The term mental health sits alongside the larger topic of mental disorder with which it overlaps while retaining a wider concept of general, including physical health, well-being, positive functioning, and the development and maintenance of interpersonal relationship functioning. The promotion of mental health depends in part on the prevention of mental disorder, a vital but largely neglected topic for which there are now promising signs of progress.
Introduction and Concepts
Mental health has been defined in several related ways. It describes a level of psychological well-being, or an absence of a mental disorder; the World Health Organization defines mental health as “a state of well-being in which the individual realizes his or her own abilities, can cope with the normal stresses of life, can work productively and fruitfully, and is able to make a contribution to his or her community.” Most recently, the field of ‘global mental health’ has emerged, which prioritizes equity in mental health for all people in the world. From the perspective of ‘positive psychology’ or ‘holism,’ mental health may include an individual’s ability to enjoy life, and create a balance between life activities and efforts to achieve psychological resilience. Mental health can also be defined as an expression of emotions, and as signifying a successful adaptation to a range of demands. Mental wellbeing relates to a person’s psychological functioning, life satisfaction and ability to develop and maintain mutually benefiting relationships. Psychological well-being includes the ability to maintain a sense of autonomy, self-acceptance, personal growth, purpose in life and self esteem. Staying mentally healthy is more than treating or preventing mental illness (Tennant et al., 2007).
When originally introduced, the term ‘mental health’ was intended to be interpreted literally. Its originators were primarily motivated by the wish to promote mental health and tackle any obstacle to this aim (Bertolote, 2008). This article is devoted to an overview of understanding and evidence about mental health and how it can be achieved or sustained within human populations. We focus on the historical, conceptual, policy, population, and intervention evidence underpinning mental health. Historically, the term mental health owes its origins to the mental hygiene movement developed by Clifford Biers in nineteenth-century America (Bertolote, 2008) based on his personal experiences of mental hospital admissions. Its initial purpose was to promote early diagnosis and treatment and humane care for psychiatric patients but notably it expanded to the wider community, policy and government embracing “not a single patient, but a whole community; and it considered each member of that community as an individual whose mental and emotional status was determined by definite causative factors and whose compelling need was for prevention rather than cure.” However, the eventual, gradual and welcome embrace of psychiatry and of mental disorder officially at national and international levels (for example, the World Health Organization) soon adopted the term ‘mental health’ with little more than a side reference to well-being, prevention and promotion Conceptually, it may also be unhelpful to keep apart the terms mental health and mental disorder. The trouble is that people perceive, think and fear, in categories and prefer the language of ‘mental breakdown’ to that of ‘increasing anxiety or depression.’ Evidence suggests that the two represent different ends of a smooth distribution (Melzer et al., 2002). At its very simplest, a depression score that is low or zero can be described as health, but at or above an agreed threshold as disorder. Guidelines on treating depression now advocate a stepped care approach in which investigation and intervention are tailored to severity, chronicity (and risk). This approach can be seen as replacing earlier binary guidance hinging on whether or not a patient meets an all or nothing set of diagnostic criteria, with all resources being devoted to the latter only.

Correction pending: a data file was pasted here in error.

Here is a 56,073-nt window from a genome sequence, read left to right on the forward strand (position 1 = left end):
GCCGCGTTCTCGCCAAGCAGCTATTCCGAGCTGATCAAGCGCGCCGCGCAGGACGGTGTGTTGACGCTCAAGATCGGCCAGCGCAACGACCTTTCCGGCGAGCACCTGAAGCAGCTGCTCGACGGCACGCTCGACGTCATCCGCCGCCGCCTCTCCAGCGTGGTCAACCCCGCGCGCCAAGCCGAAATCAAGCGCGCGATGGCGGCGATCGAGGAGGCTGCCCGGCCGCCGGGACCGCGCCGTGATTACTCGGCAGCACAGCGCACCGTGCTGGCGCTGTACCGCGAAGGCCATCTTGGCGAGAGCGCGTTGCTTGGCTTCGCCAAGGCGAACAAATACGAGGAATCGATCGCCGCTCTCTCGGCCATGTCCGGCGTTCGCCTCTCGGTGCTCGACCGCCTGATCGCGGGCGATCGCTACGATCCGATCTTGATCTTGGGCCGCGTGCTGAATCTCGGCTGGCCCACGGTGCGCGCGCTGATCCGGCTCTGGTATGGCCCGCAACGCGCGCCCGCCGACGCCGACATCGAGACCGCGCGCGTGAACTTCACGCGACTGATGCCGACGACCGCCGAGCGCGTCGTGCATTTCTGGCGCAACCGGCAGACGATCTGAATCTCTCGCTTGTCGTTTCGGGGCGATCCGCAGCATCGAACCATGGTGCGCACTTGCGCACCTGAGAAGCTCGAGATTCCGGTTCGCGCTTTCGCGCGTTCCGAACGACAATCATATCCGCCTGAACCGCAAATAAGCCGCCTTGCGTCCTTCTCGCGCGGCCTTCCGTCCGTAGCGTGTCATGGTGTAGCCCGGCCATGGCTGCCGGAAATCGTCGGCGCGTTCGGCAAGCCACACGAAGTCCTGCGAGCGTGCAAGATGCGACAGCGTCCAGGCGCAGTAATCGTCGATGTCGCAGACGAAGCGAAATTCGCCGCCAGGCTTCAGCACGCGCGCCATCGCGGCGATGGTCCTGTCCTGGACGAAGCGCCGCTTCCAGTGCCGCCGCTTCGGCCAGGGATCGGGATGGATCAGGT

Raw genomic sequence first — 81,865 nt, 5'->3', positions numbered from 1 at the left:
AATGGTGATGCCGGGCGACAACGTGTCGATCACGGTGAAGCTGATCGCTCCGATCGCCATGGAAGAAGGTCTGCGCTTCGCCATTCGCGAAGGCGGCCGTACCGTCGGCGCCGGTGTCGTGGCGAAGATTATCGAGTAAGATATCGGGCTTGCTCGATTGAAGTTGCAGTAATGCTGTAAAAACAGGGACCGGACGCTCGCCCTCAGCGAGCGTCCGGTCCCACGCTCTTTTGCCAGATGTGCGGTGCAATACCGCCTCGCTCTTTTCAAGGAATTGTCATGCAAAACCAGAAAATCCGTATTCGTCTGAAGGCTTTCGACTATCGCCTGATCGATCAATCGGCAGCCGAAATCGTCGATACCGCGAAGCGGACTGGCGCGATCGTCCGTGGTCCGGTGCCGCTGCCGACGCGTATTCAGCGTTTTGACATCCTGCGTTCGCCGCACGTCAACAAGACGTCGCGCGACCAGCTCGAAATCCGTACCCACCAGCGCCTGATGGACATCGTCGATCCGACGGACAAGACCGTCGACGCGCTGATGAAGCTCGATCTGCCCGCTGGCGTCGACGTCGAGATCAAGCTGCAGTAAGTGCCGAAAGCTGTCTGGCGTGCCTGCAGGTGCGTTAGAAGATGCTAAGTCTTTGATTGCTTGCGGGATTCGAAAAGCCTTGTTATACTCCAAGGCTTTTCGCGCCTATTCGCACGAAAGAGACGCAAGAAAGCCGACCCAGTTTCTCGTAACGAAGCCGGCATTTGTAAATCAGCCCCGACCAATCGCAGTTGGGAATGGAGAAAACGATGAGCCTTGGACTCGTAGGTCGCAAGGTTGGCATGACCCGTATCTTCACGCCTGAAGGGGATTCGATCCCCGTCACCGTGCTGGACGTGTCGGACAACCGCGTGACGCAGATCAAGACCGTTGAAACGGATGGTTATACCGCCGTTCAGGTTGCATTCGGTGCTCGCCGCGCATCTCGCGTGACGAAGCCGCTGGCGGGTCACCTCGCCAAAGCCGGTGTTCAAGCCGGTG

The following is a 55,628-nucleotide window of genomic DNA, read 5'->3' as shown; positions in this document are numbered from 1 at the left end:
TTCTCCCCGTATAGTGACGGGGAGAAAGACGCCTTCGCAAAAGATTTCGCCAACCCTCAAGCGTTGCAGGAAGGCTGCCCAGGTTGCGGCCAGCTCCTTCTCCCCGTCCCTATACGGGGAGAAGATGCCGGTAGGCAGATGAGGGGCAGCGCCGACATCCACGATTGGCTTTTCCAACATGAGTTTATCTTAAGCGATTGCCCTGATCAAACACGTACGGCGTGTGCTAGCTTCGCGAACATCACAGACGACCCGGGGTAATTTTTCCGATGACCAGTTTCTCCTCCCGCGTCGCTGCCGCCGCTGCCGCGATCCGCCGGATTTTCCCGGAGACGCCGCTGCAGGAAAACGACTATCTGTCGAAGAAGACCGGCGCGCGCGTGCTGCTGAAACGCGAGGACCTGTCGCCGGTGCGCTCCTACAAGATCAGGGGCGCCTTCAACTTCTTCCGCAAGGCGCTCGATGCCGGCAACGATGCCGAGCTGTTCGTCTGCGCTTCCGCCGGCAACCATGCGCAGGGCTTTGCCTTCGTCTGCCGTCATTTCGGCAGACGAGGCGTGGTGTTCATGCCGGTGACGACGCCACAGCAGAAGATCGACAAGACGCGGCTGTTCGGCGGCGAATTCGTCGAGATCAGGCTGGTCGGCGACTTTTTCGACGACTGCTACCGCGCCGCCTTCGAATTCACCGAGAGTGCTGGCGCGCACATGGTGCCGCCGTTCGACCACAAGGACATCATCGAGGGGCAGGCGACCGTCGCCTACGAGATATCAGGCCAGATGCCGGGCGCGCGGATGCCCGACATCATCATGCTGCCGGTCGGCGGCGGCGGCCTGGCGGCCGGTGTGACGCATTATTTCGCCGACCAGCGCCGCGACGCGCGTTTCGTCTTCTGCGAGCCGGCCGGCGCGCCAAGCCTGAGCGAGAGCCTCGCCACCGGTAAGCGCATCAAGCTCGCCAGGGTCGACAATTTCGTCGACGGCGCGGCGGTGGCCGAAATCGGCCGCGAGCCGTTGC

Achieving (or sustaining) mental health thus means avoiding or preventing mental disorder and to do the first arguably could result in the second although this has not yet been shown. This requires an understanding of normal development and of how psychopathology in its different forms unfolds, which we can describe and measure reliably in psychiatry although it is less understood. Any definition must also consider the terms mental health, mental well-being, and mental illness or disorder. But research suggests that mental well-being is not simply part of the mental health disorder continuum. Thus, although similar factors are associated with mental disorder and mental well-being, models that incorporate both together do not suggest that they are equivalent (Weich et al., 2011).